The last few weeks have produced record volatility in the investment marketplace. It seems one day the Dow Jones Industrial Average is down 2,000 points, the next day it is up 1,000. Bond prices continue to climb, with the benchmark 10 Year Treasury hitting its highest price in history, before dipping slightly from that high. Commodity prices have slumped with an expected slowdown in consumer spending, as a result of the COVID-19 virus.
Investors are rightfully concerned. There is no telling when the disease will be brought under control, nor what long-term economic impact will be on the economy. The stock market normally reacts poorly to the unknown, and the future is certainly unknown.
The advisors of Personal Wealth Strategies have nearly 150 years of experience advising clients on financial planning and investment management. We have spent the last few weeks studying market research, speaking to investors, and collaborating with each other to provide our clients top-in-class advice. Below we share with you some of our insights.
This time is different Most market downturns are caused by economic conditions. Whether it is a change in inflation, movement in interest rates, or the report of issues in the housing market, the stock market usually responses in anticipation of a change in economic conditions. This time the cause is driven by a biological concern, and with it a very uncertain future.
On top of the lack of clarity toward the future is a change in the market participants. Twelve years ago, in the height of the financial crisis, information flowed at a slower pace. Today, computer algorithms place trades timed in milliseconds. This high frequency trading results in billions of trades placed every day. Individual investors glued to their TVs and computer screens try to process this overwhelming amount of information and worry when the markets trend down. When retail investors are bombarded with pessimistic messages, they tend to sell their positions.
This time is not different During our careers we have seen other events that were shocks to the investment markets; at the time some were just as scary as today’s pandemic. We were there for Black Monday in 1987 (a single day decline of 22% in the market), the junk bond meltdown in 1989, Y2K, the Tech Wreck dot com bust of 2001, the terrorist attacks on 9/11, the Great Recession in 2008, the Greek sovereign debt crisis in 2009 and most recently Brexit starting in 2016. The common theme—for a short time everything looks desperate. Doom and gloom fill the airwaves. But what happened every single time? The world stabilizes, markets hit a bottom, and begin to move up. At first the rise is usually very rapid, making it dangerous to get out of the market on the way down, and then becomes more gradual until the markets hit a new all-time high. Of course, here we have to say that past performance is not a guarantee of future results and there is no assurance the future will look like the past. Nonetheless, the past teaches us that getting out of the market can be as risky as staying in.
Fundamentals Matter The allocation of your investment portfolio will be a large determinate in the return of your account. The percentage of your total account that you invest in stocks, bonds, real estate, cash, commodities, etc. will shape the performance of your account. While it is possible to pick a hot stock or jump into or out of the market at just the right time, the fundamental of allocating your portfolio based on your time horizon and risk tolerance is critical. When a football team is struggling, they focus on blocking and tackling. When a musician’s performance is lagging, she practices her scales. When your investment account seems vulnerable, ignore the free internet advice and loud talking heads, and go back to the fundamentals.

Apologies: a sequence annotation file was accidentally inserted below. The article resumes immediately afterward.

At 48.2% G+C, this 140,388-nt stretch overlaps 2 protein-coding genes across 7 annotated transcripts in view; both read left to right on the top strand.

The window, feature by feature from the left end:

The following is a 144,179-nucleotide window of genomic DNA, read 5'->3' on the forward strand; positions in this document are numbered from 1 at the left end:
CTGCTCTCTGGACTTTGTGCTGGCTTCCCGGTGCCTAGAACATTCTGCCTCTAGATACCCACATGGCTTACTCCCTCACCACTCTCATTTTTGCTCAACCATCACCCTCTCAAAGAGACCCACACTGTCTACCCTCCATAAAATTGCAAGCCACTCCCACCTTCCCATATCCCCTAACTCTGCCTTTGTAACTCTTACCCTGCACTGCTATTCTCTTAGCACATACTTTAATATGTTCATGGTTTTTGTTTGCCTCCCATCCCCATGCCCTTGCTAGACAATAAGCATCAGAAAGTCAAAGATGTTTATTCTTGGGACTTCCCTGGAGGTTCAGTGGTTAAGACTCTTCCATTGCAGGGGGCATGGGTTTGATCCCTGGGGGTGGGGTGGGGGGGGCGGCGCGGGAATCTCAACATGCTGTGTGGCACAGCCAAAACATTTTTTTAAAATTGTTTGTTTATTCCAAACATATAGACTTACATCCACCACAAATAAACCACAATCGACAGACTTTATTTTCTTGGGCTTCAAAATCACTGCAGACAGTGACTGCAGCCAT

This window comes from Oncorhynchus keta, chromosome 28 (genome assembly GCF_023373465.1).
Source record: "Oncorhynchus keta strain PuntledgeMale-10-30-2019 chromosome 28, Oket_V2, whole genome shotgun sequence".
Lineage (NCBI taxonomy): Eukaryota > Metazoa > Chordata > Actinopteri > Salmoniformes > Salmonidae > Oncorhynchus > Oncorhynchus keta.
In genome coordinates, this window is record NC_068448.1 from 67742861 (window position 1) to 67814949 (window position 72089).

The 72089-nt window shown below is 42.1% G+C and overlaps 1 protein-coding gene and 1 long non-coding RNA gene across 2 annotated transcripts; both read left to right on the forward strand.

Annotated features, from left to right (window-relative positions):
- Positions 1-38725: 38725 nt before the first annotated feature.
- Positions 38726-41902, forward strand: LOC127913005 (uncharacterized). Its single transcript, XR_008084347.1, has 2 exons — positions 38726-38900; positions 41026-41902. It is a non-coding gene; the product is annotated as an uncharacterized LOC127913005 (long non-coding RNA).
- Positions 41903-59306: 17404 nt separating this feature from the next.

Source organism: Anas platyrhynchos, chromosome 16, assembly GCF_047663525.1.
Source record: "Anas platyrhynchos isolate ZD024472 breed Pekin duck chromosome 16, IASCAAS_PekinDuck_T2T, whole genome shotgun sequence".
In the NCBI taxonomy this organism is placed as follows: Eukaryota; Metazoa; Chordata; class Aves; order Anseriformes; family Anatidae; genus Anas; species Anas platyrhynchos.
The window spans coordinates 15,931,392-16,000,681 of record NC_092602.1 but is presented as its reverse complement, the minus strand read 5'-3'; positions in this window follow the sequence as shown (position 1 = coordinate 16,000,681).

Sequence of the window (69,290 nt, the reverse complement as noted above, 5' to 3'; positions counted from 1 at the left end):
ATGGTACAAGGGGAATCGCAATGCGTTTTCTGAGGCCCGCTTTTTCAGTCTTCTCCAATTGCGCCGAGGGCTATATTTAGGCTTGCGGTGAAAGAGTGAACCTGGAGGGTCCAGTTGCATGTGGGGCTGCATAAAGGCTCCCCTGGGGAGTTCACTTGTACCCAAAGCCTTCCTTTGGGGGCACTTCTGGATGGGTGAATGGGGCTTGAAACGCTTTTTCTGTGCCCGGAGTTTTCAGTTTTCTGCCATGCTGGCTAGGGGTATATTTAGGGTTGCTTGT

The Single Greatest Investment Strategy is to Buy When Things are Low and Sell When They are High Easy to say, hard to do. Before the stock market fell our gut told us it was safe to buy stocks at record high prices. When the stock market tumbled our gut told us to get out. When investing listen to your head not your gut.
Risk Should be Your Primary Focus When Investing For years you have been hearing from low-cost providers that fees matter. Even the government has jumped in requiring your retirement plan at work to annually send out a special report listing all the fees assessed to your account. And while fees are important (who wouldn’t want to pay less for the same thing?), investors should be focusing more time on measuring risk in their portfolio. Every week we see potential clients come into our offices with low cost investment accounts with risk levels not consistent with their goals. In today’s volatile market they are learning a very expensive lesson—measure risk first and only then look to minimize fees.
Experience Matters The advisors of Personal Wealth Strategies have been there before. Through the years we have worked with hundreds of clients in good markets and bad stay focused on achieving their goals. The price of the stocks only matters on 2 days—the day you buy and the day you sell. If today is not one of those days, watch the speculators get rich (or take a bath), and realize they are playing in a different arena than you. Only if you believe the markets will not recover by the time you want to sell should you be concerned.
We are here to help guide you through these tumultuous times. If you are in doubt lean on us. That’s why you hired us. And know when the stock market hits the bottom of this bear market, as it inevitably will, and begins the next bull market, whenever that is, we will be here for you. In good times and in bad.